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Borrell Proposes To Use Frozen Russian Central Bank Assets To Help Ukraine

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Borrell Proposes To Use Frozen Russian Central Bank Assets To Help Ukraine
JOSEP BORRELL

The cost of rebuilding Ukraine in the wake of damage caused by the war could run into hundreds of billions of euros.

European countries should consider seizing the frozen assets of the Russian Central Bank and using them to rebuild Ukraine after the war, EU High Representative for Foreign Affairs and Security Policy Josep Borrell said in an interview with the Financial Times on Monday, May 9, according to Deutsche Welle.

“I would be very much in favour because it is full of logic,” said the diplomat. As an example, he cited the situation with the assets of the Afghan Central Bank frozen in the United States. In February this year billions of dollars of assets belonging to the Afghan central bank had been taken under control, in part to potentially compensate victims of terrorism as well as for humanitarian aid for the people of Afghanistan. "It would be logical to consider similar steps with Russia’s reserves," Borrell said. “We have the money in our pockets, and someone has to explain to me why it is good for the Afghan money and not good for the Russian money.” European countries have not yet taken any steps to make it, FT notes.

A political question

"US Treasury secretary Janet Yellen asked last month whether the money could be seized and used to rebuild Ukraine, said it was not something to be done lightly, should only be done in co-ordination with allies and that it might require legislation in the US," writes FT.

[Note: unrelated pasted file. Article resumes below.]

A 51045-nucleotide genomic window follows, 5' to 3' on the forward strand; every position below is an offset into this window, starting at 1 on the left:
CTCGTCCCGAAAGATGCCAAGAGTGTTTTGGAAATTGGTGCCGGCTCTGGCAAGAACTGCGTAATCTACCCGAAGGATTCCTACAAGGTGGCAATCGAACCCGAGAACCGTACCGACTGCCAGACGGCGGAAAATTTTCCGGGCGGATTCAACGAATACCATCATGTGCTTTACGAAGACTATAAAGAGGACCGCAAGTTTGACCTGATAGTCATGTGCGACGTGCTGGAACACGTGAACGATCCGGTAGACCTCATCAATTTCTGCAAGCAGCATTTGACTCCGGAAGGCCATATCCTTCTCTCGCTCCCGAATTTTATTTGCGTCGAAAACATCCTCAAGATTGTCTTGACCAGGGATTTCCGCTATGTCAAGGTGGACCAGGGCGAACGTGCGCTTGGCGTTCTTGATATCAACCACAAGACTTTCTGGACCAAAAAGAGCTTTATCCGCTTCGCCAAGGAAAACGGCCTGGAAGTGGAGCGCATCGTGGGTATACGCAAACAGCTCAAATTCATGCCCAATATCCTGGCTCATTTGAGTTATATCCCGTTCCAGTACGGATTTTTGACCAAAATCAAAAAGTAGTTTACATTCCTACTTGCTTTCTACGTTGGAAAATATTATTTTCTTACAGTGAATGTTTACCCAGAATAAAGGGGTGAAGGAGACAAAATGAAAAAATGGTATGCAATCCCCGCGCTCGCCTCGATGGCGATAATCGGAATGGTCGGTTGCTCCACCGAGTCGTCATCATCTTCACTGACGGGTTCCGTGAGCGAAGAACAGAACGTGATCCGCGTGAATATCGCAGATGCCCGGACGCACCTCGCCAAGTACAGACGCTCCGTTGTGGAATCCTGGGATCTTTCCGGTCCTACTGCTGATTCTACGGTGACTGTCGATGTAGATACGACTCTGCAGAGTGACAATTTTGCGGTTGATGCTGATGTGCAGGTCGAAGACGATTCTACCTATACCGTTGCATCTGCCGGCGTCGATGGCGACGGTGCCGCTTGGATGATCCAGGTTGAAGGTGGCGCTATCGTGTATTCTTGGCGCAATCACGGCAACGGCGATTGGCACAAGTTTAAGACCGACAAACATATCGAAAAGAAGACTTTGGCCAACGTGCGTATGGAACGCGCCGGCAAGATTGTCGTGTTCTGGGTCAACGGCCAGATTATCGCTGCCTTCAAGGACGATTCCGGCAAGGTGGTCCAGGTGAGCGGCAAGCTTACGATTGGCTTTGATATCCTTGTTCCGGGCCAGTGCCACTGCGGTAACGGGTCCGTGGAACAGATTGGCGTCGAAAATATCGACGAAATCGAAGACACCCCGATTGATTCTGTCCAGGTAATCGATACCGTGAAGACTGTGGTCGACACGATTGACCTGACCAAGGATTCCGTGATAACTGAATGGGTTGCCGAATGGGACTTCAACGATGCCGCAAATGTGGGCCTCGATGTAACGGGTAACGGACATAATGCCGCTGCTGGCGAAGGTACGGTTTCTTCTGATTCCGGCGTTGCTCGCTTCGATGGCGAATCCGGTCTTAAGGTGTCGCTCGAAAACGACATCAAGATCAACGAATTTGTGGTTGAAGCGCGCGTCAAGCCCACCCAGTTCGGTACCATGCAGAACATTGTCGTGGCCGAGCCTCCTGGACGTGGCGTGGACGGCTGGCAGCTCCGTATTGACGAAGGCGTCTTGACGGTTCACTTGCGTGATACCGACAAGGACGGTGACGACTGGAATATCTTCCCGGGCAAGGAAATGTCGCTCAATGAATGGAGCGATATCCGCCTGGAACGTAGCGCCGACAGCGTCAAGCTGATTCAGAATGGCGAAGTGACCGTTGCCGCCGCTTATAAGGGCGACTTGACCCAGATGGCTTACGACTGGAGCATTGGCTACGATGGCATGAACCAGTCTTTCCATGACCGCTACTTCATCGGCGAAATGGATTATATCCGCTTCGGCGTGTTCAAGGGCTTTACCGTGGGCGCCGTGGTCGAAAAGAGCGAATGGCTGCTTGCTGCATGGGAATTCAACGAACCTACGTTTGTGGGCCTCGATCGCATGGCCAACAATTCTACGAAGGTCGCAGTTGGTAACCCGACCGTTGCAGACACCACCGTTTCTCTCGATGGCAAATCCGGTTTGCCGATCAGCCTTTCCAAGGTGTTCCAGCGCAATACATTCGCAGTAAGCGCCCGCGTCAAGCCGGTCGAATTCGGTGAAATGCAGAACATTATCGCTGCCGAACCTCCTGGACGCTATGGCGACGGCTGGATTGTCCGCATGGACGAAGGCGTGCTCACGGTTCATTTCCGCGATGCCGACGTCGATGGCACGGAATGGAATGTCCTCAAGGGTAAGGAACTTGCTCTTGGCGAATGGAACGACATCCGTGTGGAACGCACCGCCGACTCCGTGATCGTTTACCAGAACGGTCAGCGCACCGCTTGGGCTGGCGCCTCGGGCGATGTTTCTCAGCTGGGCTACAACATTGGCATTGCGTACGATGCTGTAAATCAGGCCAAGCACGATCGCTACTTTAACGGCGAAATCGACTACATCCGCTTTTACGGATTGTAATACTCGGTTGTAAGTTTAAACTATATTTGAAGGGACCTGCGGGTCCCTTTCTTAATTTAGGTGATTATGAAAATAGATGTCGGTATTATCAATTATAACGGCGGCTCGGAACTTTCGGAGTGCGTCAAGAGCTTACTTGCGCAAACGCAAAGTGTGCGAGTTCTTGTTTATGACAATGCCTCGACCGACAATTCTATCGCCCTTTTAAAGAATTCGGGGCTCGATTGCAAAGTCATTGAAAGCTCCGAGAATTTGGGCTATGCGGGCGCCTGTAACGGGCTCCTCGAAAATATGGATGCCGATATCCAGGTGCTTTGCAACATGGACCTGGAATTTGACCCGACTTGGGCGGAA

Josep Borrell stressed that the issue of paying for the restoration of Ukraine is one of the key issues on the agenda. The “incredible amount of money” would be involved, and the EU countries are expected to bear a significant share of the burden. Sums raised in recent pledging conferences had been a mere “drop of water in the ocean”, the reconstruction of Ukraine could run into hundreds of billions of euros," said Borrel.

US president Joe Biden has proposed oligarchs’ seized assets could be sold off to help rebuild Ukraine. The idea was advocated last week by European Council president Charles Michel. European Commission officials are examining ways of making this legally.

Hundreds of billions to rebuild Ukraine

Ukrainian President Volodymyr Zelensky and Prime Minister Denys Shmyhal have estimated the cost of rebuilding the Ukrainian economy and infrastructure after the Russian invasion at $600 billion. First Deputy Minister of Economy of Ukraine Denis Kudin said that Kyiv, together with Western partners, is already developing a mechanism for using $415 billion from the frozen assets of the Russian Central Bank for these purposes.

Russia accumulated a record 643 billion US dollars as gold and foreign exchange reserves of the Central Bank before the war. According to Western analysts, about two-thirds of this amount was frozen as part of the sanctions for the invasion of Ukraine. Russian Finance Minister Anton Siluanov said that about $300 billion were frozen.